(Subscription required) If the board approves the proposed scaling model, and the Legislature approves it, attorneys making more than $90,000 annually would see a $95 increase, while attorneys under the threshold would not see a hike. About 24% of attorneys statewide would qualify for an exemption, according to a 2017 State Bar survey.
(Subscription required) On certain weekdays, Judge Xapuri Villapudua doesn’t wear her robe nor does she head to court. Instead, she commutes to a mental hospital in San Joaquin County to meet and interview people who have been committed that could pose a danger to themselves or the community because of mental illness.
Last year, Cantil-Sakauye introduced new rules barring retired judges from working more than 1,320 days — the equivalent of a six-year term limit of an elected superior court judge. The change was among a slate of new guidelines designed to limit spending and encourage courts to avoid requesting retired judges when their services are not needed. The adjustments were applauded in an April state auditor report stemming from an investigation into a whistleblower complaint about the program.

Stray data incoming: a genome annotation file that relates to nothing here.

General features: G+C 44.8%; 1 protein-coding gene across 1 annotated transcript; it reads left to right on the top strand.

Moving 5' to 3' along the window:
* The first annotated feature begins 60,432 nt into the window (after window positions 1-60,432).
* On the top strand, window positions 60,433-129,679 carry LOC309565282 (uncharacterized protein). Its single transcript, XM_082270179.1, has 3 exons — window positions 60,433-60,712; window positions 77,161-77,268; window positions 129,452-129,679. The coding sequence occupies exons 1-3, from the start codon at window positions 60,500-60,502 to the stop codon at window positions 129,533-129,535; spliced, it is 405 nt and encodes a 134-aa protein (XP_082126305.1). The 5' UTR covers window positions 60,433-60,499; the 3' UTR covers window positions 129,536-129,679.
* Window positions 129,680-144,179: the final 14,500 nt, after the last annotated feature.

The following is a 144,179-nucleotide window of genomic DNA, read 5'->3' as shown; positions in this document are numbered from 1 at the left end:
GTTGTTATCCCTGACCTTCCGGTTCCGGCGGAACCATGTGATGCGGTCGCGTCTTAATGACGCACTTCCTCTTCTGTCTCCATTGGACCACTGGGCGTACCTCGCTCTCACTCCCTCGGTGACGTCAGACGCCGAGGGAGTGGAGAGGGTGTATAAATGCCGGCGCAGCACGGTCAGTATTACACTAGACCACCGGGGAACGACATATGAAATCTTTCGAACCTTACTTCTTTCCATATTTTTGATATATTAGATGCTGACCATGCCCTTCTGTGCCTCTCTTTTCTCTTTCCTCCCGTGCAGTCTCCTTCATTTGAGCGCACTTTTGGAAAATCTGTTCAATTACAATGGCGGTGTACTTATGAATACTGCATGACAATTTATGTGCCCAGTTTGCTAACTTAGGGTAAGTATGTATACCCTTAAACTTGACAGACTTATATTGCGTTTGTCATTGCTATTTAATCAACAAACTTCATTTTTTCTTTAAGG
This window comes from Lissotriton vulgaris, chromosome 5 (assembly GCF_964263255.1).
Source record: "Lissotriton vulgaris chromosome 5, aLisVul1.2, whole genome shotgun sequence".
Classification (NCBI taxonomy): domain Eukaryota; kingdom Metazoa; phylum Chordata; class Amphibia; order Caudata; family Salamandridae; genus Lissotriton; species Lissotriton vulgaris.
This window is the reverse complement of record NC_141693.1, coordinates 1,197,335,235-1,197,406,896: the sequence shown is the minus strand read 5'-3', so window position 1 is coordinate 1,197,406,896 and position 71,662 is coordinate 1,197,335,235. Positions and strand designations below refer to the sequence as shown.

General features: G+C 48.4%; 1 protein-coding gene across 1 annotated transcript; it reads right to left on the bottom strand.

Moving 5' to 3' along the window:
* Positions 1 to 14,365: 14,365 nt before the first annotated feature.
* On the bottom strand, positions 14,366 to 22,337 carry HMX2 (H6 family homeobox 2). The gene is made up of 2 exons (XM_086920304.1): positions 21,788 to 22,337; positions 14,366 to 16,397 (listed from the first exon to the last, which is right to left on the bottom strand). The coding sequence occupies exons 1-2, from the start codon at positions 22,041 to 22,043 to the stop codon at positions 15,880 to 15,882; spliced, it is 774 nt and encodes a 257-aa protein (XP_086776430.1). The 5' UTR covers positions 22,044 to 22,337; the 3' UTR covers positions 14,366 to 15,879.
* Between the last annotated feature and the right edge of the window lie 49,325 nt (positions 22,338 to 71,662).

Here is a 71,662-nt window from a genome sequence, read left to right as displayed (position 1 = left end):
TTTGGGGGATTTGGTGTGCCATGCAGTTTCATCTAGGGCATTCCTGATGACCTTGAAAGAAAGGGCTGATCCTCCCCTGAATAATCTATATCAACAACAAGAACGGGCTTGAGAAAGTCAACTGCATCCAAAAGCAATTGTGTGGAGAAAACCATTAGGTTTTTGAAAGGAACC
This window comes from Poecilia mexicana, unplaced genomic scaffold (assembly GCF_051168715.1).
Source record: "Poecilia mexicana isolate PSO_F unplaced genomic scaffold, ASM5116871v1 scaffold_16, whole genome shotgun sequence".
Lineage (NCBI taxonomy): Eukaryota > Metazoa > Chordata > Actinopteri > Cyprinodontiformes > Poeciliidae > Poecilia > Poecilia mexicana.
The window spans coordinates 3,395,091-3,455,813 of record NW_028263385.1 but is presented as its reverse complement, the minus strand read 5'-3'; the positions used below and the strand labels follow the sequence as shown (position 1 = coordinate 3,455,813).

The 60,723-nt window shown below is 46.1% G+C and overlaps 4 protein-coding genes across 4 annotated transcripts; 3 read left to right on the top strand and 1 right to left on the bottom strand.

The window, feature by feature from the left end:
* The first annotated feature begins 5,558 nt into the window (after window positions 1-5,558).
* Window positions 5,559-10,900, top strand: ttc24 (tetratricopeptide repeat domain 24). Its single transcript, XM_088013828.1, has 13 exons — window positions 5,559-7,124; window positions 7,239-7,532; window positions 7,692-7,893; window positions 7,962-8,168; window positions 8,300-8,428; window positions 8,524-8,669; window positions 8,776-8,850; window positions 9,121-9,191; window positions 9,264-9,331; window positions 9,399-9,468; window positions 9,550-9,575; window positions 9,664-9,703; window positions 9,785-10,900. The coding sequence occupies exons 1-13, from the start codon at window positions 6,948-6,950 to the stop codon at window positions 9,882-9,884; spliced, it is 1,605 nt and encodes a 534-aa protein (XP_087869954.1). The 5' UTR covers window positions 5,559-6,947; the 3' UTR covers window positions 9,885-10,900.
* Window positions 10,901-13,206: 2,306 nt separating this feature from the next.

The Yolo Superior Court will celebrate Juror Appreciation Week, May 13-17, to recognize the service and participation of jurors from our community. “In recognition of this valuable service, the judicial branch has worked to make jury duty less burdensome with one-day or one-trial service, plain-language jury instructions and other improvements."
Assembly Bill 242 requires the Judicial Council by Jan. 1, 2021, and the State Bar by Jan. 1, 2022, to develop training on implicit bias, defined as positive or negative associations that affect their beliefs, attitudes, and actions toward other people. Court personnel must complete the course by Jan. 1, 2022. Lawyers would have to meet the requirement after Jan. 31, 2023.